Name it. Greet it. Delete it.
If you follow my Facebook page you know that I share a lot of neuroscience articles and articles that help you understand yourself better so you can make positive changes easier. One of the recent ones noted that in order to deal with negative emotions, it can be helpful to start by naming what you are feeling. This kicks off a neurological process that actually makes working through the negative emotion a bit easier.
Of course, we cannot stop at just naming it, we have to do more in order to truly work through things. And it often takes several repetitions of the process to get through it; there is no time schedule to follow, no expectation of things always being as simple as the title of this article: Name it. Greet it. Delete it. But simplicity helps us to remember where to start. So let’s look at each step in the process, using anxiety as an example of what we’d like to work through. Bear in mind that what we are ‘deleting’ is not the emotion itself, we are simply working to delete our toxic response to it.
We’ve already discussed some of the supporting literature on this, check my Facebook page for more detail of the actual neuroscience.
Sometimes we are at a loss for words, and what we are feeling can be so confusing or overwhelming (or both) that naming your experience may seem impossible. Ok. Let’s just start right where you’re at. First, breathe. Then just start writing (typing is fine) whatever comes to your mind. That may be a list of feeling words like angry, sad, confused, etc., and/or it may be a narrative of what comes into your mind. Don’t worry about spelling, grammar, or staying on-topic, just flow. Then go back and see what words/sentences seem to get in the ballpark of what you’re dealing with. Very often, this will make it easier to narrow down the emotions you are feeling. Continuing with our example of anxiety, other words that may be on your final list include:
We need to become familiar with, and even accustomed to these feelings, and comfortable enough with them that we don’t get overwhelmed. This takes some practice, so don’t worry if this step seems a bit odd. I’ll explain why we need to greet these feelings.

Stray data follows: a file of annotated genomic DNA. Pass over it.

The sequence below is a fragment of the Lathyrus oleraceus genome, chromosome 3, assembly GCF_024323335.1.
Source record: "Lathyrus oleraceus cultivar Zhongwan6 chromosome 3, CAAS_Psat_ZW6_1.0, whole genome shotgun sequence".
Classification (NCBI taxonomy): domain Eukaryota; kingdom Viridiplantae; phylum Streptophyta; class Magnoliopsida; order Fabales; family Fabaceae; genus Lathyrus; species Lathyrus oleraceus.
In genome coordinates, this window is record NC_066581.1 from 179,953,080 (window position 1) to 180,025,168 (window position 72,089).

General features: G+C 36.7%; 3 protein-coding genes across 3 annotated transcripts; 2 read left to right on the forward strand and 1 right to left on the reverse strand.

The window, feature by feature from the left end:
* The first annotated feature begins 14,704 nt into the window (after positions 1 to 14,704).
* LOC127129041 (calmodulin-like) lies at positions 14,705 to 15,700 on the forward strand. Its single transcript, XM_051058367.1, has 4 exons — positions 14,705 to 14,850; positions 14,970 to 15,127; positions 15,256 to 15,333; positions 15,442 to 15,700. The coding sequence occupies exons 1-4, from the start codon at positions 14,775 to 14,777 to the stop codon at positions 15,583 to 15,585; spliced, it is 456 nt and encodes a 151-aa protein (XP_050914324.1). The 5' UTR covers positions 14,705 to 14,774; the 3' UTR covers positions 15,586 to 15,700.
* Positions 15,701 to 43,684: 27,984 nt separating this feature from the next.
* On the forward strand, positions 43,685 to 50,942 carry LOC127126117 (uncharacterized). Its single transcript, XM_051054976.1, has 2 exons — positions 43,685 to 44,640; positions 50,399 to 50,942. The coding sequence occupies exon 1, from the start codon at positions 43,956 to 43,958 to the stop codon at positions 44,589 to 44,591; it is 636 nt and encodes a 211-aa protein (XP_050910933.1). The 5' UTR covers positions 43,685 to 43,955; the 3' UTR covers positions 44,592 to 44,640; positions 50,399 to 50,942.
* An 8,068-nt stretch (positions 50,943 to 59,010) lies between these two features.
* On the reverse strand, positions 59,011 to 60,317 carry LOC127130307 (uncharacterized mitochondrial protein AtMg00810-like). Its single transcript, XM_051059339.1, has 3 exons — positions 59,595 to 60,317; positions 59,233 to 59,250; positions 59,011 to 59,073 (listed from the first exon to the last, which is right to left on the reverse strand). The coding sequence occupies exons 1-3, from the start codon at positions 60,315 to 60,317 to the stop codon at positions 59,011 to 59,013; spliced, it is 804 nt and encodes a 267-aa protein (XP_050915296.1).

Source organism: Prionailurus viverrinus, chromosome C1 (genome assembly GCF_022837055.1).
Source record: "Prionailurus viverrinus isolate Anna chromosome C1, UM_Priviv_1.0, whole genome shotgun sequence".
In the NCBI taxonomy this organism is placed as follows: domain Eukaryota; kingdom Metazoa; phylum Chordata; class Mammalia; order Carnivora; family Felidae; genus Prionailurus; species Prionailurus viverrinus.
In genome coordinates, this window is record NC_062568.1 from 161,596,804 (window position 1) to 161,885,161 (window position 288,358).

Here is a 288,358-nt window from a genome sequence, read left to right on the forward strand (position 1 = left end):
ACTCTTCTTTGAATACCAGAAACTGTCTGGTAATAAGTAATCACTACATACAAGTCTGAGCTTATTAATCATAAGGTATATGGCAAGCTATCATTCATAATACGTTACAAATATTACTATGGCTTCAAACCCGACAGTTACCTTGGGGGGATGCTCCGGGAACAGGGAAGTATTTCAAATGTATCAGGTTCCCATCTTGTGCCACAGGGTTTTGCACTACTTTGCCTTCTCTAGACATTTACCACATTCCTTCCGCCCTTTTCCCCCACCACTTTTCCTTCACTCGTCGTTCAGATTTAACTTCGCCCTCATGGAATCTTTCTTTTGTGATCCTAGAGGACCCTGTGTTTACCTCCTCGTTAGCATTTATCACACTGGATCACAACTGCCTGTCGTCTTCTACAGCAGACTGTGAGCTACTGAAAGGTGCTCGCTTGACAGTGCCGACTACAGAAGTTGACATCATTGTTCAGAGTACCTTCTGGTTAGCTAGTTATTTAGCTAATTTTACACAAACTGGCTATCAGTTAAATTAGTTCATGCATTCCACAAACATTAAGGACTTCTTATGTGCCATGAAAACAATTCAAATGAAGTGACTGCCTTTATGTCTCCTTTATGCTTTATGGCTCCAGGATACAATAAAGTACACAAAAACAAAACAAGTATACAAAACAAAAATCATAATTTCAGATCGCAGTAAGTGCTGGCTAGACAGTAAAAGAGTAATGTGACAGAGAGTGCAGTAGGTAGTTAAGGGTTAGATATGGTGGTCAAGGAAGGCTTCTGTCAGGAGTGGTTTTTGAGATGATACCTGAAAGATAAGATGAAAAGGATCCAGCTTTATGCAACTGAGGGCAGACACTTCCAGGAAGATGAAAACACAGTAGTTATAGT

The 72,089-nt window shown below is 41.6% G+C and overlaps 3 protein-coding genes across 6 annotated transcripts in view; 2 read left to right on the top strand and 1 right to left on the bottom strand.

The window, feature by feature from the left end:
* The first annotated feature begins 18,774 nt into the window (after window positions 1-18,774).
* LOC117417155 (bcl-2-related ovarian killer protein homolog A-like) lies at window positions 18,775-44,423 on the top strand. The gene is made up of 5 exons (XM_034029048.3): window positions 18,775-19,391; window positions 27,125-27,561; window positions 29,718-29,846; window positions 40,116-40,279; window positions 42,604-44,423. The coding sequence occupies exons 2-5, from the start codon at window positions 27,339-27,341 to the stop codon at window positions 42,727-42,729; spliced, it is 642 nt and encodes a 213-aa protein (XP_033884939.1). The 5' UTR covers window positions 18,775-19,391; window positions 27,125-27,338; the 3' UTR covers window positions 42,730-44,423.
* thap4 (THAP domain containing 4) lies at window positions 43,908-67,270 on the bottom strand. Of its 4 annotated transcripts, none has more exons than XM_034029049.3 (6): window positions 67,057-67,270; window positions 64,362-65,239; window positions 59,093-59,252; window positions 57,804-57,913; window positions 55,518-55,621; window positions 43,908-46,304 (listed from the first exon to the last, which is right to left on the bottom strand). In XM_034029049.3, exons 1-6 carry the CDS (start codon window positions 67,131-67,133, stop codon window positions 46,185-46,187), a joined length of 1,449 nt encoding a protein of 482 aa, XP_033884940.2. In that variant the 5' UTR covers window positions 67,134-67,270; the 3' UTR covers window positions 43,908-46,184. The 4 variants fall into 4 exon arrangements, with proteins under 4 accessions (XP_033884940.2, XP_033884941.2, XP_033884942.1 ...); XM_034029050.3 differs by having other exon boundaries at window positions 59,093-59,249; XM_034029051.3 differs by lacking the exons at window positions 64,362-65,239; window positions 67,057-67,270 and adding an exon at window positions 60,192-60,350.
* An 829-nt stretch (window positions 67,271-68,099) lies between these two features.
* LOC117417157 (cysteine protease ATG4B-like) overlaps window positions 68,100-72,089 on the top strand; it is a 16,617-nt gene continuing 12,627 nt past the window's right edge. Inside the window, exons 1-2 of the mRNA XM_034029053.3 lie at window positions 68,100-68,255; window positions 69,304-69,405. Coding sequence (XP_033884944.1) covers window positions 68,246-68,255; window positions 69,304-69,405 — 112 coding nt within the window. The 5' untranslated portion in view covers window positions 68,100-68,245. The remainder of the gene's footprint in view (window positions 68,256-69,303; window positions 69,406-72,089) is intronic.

I mentioned in the first paragraph that naming our feelings sets off a neurological process that helps us understand what we are dealing with so that we can make decisions about how to respond to them. It also encourages us to accept our feelings, both positive and negative, as helpful indicators that we can leverage to improve our lives. Remember, the physical burning pain is the ‘negative’ experience that signals us to get our hand off the stove, and not to put it there again. This is how the negative emotions help us.
So how do we greet the feelings? That’s up to you, but a good place to start is silently (or out loud if nobody’s around) introducing anxiety, etc. to the rest of the Feelings Family, “Anxiety, meet anger, joy, and the rest of the group.” It sounds corny because it is. That corniness is actually what helps us bypass some defenses mechanisms you may have kicking around.
Then take a moment to really feel the feeling you are working with. Where do you feel it in your body? Does it feel shaky? Tense? Buzzing? Achy? Is there a color that you associate with it? Even asking yourself if there is an animal that really represents it, or a movie/TV character. The idea is to really engage it and to become familiar/accustomed to it. This is different that compulsively ruminating on it; the goal is not to just feel self-pity, but instead, the goal is to clear the toxic effects of judgment so you can find what the emotion’s presence is trying to tell you.
Writing down what how this negative emotion (anxiety) is helping you encourages you to be clear on the positive result you are hoping to accomplish. Perhaps you are anxious about a presentation at work or school. Generally speaking, anxiety is a heightened state of awareness that is trying to help you pay attention to what you are doing. This is why a little bit of test anxiety helps you perform better because you are more likely to read the questions more closely and avoid careless mistakes (of course, too much test anxiety and you feel overwhelmed with analysis paralysis). As you write the feeling words, and the narrative about what you are dealing with, you’ll notice that you understand it better, almost as if you’re watching it from outside of yourself. This is called the Witness stance, or Meta-Cognition. Now for getting the anxiety to recede.
Just as a lightning rod draws lightening to a focused point, any kind of ceremony draws the attention of the participants to the focal point of the ceremony. We are going to leverage this idea by deleting the toxic side of our negative experience. It is important to remember that we are NOT trying to completely get rid of any emotional experience, we are only trying to get rid of the toxic effects of your negative emotional experience (anxiety leading to paralysis, in our example).
Now that you have some writing about what you are feeling and what your goal is, let’s take the writing about the toxic part of your emotion and ceremoniously get rid of it. This can mean deleting those parts on a computer, or if it’s printed/handwritten, you can use an eraser to erase it, or dig a hole and bury it, rip it up, throw it away, or carefully burn it in what is known as a fire ceremony. Please be sure to practice safety. A fireplace is ideal. Whatever you do, the act is designed to symbolize your acknowledgment of the toxic effects of the emotion and your letting go of that.